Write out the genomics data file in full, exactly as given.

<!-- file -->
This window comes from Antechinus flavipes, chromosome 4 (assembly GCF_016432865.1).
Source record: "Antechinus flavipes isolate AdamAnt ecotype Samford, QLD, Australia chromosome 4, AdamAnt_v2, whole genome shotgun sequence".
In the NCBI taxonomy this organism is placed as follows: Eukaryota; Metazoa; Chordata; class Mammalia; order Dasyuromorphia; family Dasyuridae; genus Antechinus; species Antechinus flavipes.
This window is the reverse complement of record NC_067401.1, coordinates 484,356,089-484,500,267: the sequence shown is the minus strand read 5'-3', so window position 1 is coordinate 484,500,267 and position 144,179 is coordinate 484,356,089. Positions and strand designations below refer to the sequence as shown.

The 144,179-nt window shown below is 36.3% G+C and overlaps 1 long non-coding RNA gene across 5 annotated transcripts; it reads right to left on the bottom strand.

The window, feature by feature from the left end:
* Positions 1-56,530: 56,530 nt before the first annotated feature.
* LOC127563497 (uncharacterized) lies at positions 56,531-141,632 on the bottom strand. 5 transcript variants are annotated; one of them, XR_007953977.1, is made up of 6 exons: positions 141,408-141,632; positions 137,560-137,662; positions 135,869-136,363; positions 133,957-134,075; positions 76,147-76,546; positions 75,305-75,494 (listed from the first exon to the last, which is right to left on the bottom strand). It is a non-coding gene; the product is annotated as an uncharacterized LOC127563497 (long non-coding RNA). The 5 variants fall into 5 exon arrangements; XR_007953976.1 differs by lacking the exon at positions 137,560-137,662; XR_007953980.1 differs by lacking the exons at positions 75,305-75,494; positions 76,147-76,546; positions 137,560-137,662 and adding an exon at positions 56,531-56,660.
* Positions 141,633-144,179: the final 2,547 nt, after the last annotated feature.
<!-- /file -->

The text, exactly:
This window comes from Antechinus flavipes, chromosome 4 (assembly GCF_016432865.1).
Source record: "Antechinus flavipes isolate AdamAnt ecotype Samford, QLD, Australia chromosome 4, AdamAnt_v2, whole genome shotgun sequence".
In the NCBI taxonomy this organism is placed as follows: Eukaryota; Metazoa; Chordata; class Mammalia; order Dasyuromorphia; family Dasyuridae; genus Antechinus; species Antechinus flavipes.
This window is the reverse complement of record NC_067401.1, coordinates 484,356,089-484,500,267: the sequence shown is the minus strand read 5'-3', so window position 1 is coordinate 484,500,267 and position 144,179 is coordinate 484,356,089. Positions and strand designations below refer to the sequence as shown.

The 144,179-nt window shown below is 36.3% G+C and overlaps 1 long non-coding RNA gene across 5 annotated transcripts; it reads right to left on the bottom strand.

The window, feature by feature from the left end:
* Positions 1-56,530: 56,530 nt before the first annotated feature.
* LOC127563497 (uncharacterized) lies at positions 56,531-141,632 on the bottom strand. 5 transcript variants are annotated; one of them, XR_007953977.1, is made up of 6 exons: positions 141,408-141,632; positions 137,560-137,662; positions 135,869-136,363; positions 133,957-134,075; positions 76,147-76,546; positions 75,305-75,494 (listed from the first exon to the last, which is right to left on the bottom strand). It is a non-coding gene; the product is annotated as an uncharacterized LOC127563497 (long non-coding RNA). The 5 variants fall into 5 exon arrangements; XR_007953976.1 differs by lacking the exon at positions 137,560-137,662; XR_007953980.1 differs by lacking the exons at positions 75,305-75,494; positions 76,147-76,546; positions 137,560-137,662 and adding an exon at positions 56,531-56,660.
* Positions 141,633-144,179: the final 2,547 nt, after the last annotated feature.